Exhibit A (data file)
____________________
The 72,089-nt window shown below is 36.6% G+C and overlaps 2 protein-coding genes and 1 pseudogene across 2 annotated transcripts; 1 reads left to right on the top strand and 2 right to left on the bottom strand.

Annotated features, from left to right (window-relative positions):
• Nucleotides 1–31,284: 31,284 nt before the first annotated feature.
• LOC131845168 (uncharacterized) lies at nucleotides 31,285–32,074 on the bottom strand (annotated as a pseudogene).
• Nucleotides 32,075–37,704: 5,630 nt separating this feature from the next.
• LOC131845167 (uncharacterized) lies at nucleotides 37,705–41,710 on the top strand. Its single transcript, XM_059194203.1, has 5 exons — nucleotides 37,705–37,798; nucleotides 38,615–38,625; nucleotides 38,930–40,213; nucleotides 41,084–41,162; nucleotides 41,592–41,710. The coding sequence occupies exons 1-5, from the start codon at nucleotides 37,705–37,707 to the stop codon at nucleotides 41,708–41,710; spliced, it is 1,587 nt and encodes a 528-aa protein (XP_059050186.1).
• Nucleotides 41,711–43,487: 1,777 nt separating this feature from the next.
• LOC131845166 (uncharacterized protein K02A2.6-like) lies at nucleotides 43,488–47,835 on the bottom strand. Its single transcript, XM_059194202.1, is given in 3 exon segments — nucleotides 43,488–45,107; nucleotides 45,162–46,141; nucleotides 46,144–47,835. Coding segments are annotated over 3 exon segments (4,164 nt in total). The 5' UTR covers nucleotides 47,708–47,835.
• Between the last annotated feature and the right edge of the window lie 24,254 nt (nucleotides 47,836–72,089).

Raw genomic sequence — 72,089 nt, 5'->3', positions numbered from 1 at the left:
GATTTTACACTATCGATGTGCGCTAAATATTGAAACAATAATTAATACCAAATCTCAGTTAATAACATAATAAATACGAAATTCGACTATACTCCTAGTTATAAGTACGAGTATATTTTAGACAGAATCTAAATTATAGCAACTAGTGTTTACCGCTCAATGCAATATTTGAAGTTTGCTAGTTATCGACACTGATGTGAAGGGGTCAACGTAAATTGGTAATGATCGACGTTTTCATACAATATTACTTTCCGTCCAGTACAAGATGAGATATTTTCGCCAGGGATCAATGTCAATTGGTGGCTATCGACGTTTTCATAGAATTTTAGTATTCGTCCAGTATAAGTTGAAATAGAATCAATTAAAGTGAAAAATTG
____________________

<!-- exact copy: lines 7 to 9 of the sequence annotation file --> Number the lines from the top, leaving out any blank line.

• Nucleotides 41,711–43,487: 1,777 nt separating this feature from the next.
• LOC131845166 (uncharacterized protein K02A2.6-like) lies at nucleotides 43,488–47,835 on the bottom strand. Its single transcript, XM_059194202.1, is given in 3 exon segments — nucleotides 43,488–45,107; nucleotides 45,162–46,141; nucleotides 46,144–47,835. Coding segments are annotated over 3 exon segments (4,164 nt in total). The 5' UTR covers nucleotides 47,708–47,835.
• Between the last annotated feature and the right edge of the window lie 24,254 nt (nucleotides 47,836–72,089).